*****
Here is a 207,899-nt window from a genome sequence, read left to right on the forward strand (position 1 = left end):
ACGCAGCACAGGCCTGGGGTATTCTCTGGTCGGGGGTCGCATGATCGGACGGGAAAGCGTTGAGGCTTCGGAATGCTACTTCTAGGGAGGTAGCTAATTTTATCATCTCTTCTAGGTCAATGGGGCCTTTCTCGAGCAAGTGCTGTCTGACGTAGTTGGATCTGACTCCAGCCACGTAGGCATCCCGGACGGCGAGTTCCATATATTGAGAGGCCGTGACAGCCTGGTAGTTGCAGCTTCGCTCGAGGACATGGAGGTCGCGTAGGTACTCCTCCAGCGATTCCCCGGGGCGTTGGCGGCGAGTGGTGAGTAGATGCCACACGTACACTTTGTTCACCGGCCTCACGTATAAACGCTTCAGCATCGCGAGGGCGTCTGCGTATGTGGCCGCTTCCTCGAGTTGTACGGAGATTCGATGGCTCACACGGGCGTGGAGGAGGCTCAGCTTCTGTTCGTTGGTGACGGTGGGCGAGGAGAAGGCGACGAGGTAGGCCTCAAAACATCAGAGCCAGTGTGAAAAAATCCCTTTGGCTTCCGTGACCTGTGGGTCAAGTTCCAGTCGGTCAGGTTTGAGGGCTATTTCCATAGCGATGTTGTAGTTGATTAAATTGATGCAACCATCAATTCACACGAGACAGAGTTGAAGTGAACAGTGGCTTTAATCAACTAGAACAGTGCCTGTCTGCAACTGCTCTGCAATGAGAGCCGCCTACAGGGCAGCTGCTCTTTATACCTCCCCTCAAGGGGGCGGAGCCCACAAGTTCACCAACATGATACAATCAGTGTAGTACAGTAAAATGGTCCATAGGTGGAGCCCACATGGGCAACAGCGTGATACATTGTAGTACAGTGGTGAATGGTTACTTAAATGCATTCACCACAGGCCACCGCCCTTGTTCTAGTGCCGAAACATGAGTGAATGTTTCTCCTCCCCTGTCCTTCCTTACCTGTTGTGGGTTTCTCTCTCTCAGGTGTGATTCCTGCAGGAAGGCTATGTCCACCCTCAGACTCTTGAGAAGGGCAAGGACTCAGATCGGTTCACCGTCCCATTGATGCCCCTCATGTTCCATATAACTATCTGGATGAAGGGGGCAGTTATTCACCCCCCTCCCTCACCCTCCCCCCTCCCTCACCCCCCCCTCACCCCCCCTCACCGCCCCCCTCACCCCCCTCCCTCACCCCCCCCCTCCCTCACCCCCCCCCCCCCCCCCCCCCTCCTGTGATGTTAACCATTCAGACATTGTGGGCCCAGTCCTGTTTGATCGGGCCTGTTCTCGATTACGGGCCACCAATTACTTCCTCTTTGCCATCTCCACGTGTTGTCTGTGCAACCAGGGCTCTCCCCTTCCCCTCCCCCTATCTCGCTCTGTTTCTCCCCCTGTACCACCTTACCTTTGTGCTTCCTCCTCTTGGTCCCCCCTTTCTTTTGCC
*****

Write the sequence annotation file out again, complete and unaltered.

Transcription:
Here is a 207,899-nt window from a genome sequence, read left to right on the forward strand (position 1 = left end):
ACGCAGCACAGGCCTGGGGTATTCTCTGGTCGGGGGTCGCATGATCGGACGGGAAAGCGTTGAGGCTTCGGAATGCTACTTCTAGGGAGGTAGCTAATTTTATCATCTCTTCTAGGTCAATGGGGCCTTTCTCGAGCAAGTGCTGTCTGACGTAGTTGGATCTGACTCCAGCCACGTAGGCATCCCGGACGGCGAGTTCCATATATTGAGAGGCCGTGACAGCCTGGTAGTTGCAGCTTCGCTCGAGGACATGGAGGTCGCGTAGGTACTCCTCCAGCGATTCCCCGGGGCGTTGGCGGCGAGTGGTGAGTAGATGCCACACGTACACTTTGTTCACCGGCCTCACGTATAAACGCTTCAGCATCGCGAGGGCGTCTGCGTATGTGGCCGCTTCCTCGAGTTGTACGGAGATTCGATGGCTCACACGGGCGTGGAGGAGGCTCAGCTTCTGTTCGTTGGTGACGGTGGGCGAGGAGAAGGCGACGAGGTAGGCCTCAAAACATCAGAGCCAGTGTGAAAAAATCCCTTTGGCTTCCGTGACCTGTGGGTCAAGTTCCAGTCGGTCAGGTTTGAGGGCTATTTCCATAGCGATGTTGTAGTTGATTAAATTGATGCAACCATCAATTCACACGAGACAGAGTTGAAGTGAACAGTGGCTTTAATCAACTAGAACAGTGCCTGTCTGCAACTGCTCTGCAATGAGAGCCGCCTACAGGGCAGCTGCTCTTTATACCTCCCCTCAAGGGGGCGGAGCCCACAAGTTCACCAACATGATACAATCAGTGTAGTACAGTAAAATGGTCCATAGGTGGAGCCCACATGGGCAACAGCGTGATACATTGTAGTACAGTGGTGAATGGTTACTTAAATGCATTCACCACAGGCCACCGCCCTTGTTCTAGTGCCGAAACATGAGTGAATGTTTCTCCTCCCCTGTCCTTCCTTACCTGTTGTGGGTTTCTCTCTCTCAGGTGTGATTCCTGCAGGAAGGCTATGTCCACCCTCAGACTCTTGAGAAGGGCAAGGACTCAGATCGGTTCACCGTCCCATTGATGCCCCTCATGTTCCATATAACTATCTGGATGAAGGGGGCAGTTATTCACCCCCCTCCCTCACCCTCCCCCCTCCCTCACCCCCCCCTCACCCCCCCTCACCGCCCCCCTCACCCCCCTCCCTCACCCCCCCCCTCCCTCACCCCCCCCCCCCCCCCCCCCCTCCTGTGATGTTAACCATTCAGACATTGTGGGCCCAGTCCTGTTTGATCGGGCCTGTTCTCGATTACGGGCCACCAATTACTTCCTCTTTGCCATCTCCACGTGTTGTCTGTGCAACCAGGGCTCTCCCCTTCCCCTCCCCCTATCTCGCTCTGTTTCTCCCCCTGTACCACCTTACCTTTGTGCTTCCTCCTCTTGGTCCCCCCTTTCTTTTGCC